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The curious case of the missing film profits

8th Jun 2015
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I absolutely adore the cinema. So much so that I often head to cinema and, against my better financial judgment, pony up the ridiculous £10 to £13 admission. I enjoy it too much to forego the pleasure.

Because films are magic to me, all of the tricks and wizardry they use to fool the viewer. They are as much a tribute to pure human ingenuity as they are just about entertainment.

I’m under no illusions, though: It’s in the studio’s interest to peddle their product as pure and wonderful imagination. But what really drives the film industry is, of course, the colossal, unfeeling gears of corporate America.

That’s why I wasn’t surprised when I read an article in The Atlantic about the dark magic that is Hollywood accounting. The article provides an amazing anecdote about David Prowse, the actor who played Darth Vader (that is, the physique of Darth Vader – not the voice!):

“[He] still has not received residuals from the 1983 film "Return of the Jedi" because the movie, which ranks 15th in U.S. box office history, still has no technical profits to distribute,” explains The Atlantic’s Derek Thomas.

David Prowse explained the situation to Techdirt:

“I get these occasional letters from Lucasfilm saying that we regret to inform you that as Return of the Jedi has never gone into profit, we've got nothing to send you. Now here we're talking about one of the biggest releases of all time,” said Prowse. “I don't want to look like I'm bitching about it,” he said, “but on the other hand, if there's a pot of gold somewhere that I ought to be having a share of, I would like to see it.”

So now you might be rightly wondering just how in the hell has a movie as rapturously successful as “Return of the Jedi”, a movie that grossed $475 million on a $32 million budget, failed to turn a profit? Well, it’s because the special FX aren’t just limited to the screen.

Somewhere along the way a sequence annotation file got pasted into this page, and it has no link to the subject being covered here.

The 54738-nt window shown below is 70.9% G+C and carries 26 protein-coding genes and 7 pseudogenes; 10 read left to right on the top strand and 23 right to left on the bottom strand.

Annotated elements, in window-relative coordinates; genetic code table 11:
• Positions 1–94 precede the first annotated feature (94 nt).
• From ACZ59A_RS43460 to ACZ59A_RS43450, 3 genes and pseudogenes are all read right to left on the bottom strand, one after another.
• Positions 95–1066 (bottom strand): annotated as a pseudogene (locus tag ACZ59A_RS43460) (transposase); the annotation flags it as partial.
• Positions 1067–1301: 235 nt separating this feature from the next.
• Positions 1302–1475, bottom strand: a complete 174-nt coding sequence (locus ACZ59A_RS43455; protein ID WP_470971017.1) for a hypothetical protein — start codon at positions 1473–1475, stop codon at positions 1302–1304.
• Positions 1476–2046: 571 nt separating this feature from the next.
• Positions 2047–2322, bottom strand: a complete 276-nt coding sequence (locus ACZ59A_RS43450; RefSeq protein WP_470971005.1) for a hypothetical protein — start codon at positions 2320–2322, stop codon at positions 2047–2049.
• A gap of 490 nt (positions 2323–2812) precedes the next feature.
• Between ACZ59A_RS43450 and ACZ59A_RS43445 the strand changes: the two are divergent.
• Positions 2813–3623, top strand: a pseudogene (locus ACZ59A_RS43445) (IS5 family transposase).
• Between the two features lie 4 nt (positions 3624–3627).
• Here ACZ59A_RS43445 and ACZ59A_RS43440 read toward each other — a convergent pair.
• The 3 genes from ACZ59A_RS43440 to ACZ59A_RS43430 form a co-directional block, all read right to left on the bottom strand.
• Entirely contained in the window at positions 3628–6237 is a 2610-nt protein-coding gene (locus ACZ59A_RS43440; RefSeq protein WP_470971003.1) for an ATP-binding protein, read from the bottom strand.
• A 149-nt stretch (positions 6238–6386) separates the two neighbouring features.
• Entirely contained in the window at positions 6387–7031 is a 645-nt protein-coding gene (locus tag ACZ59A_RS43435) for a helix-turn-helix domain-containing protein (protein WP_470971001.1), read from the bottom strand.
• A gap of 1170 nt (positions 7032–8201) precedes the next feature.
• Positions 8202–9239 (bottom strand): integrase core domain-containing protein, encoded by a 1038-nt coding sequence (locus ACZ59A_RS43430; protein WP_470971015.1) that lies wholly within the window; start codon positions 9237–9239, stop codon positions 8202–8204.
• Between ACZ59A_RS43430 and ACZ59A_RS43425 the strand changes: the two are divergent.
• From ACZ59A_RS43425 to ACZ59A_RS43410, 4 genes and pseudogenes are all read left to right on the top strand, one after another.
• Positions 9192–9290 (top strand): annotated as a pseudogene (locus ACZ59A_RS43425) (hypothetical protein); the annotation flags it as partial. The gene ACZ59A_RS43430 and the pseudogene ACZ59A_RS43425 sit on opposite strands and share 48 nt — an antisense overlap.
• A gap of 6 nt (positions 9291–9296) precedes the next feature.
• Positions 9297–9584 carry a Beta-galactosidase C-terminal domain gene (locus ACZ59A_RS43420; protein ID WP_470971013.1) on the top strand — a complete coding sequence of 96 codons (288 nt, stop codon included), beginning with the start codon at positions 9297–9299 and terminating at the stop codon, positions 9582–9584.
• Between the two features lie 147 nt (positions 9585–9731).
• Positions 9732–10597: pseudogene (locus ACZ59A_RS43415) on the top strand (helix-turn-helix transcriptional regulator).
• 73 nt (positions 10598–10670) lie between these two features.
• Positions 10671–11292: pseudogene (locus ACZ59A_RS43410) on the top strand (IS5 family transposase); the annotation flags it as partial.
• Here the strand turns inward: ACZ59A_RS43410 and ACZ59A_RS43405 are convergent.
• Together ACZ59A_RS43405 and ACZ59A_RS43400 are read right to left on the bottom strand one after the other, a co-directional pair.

Studios typically set up a separate “corporation” for each movie they produce. The trick is that the studio will then charge this ‘movie corporation’ a big fee that overshadows the film’s revenue. For accounting purposes, the movie is a money ‘loser’ and there are no profits to distribute. Magic!

In the real world, most corporations try to make a profit by limiting costs. In the fantasy land of Hollywood, movie corporations manage to record a loss by maximizing costs.

Lights, camera, accountancy!

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Replies (7)

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By Rebecca Cave
08th Jun 2015 16:39

To "pony up "???

I have never heard that expression before. According to The Phrase finder it's American and very rarely used in the rest of the English speaker world.

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Francois
By Francois Badenhorst
11th Jun 2015 12:47

You'll have to forgive me

I was raised on a diet of American literature - I still adore the great American writers - and it manifests in my writing sometimes. But yeah, it just means to stump up the cash. 

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By JC
08th Jun 2015 18:19
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By Antony Rose
09th Jun 2015 15:41

Blame his agent

Should have gone for a percentage of the gross...

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John Stokdyk, AccountingWEB head of insight
By John Stokdyk
11th Jun 2015 17:38

Otherwise known as "pay"

I write this as a native of the Land of the Free and afficionado of the more pulpy end of its 20th century literary tradition, but also a grumpy old editor.

One good trick to improve your writing is to ask how Hemmingway would have put it. As he once wrote to F. Scott Fitzgerald: “Write the best story that you can and write it as straight as you can.”

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Francois
By Francois Badenhorst
11th Jun 2015 22:09

Can you imagine how boring writing would be if that were actually true? 

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By Satwaki Chanda
05th Jul 2015 10:21

How much did George Lucas make from the Star Wars merchandise?

Would be interested to know what proportion of the money came from the toys and the tee shirts compared to the actual film itself.

I remember reading the Star Wars story a while ago - the story of how the film was made, that is. It seems that from Day One, Lucas had arranged business deals for the IP rights to the spin-offs - as I mentioned - toys, tee shirts, comic strips, Star Wars mugs etc. Very canny businessman. He'd probably seen what Disney did

If only David Prowse's agent had claimed some rights to the little Darth Vader toys and light sabre...

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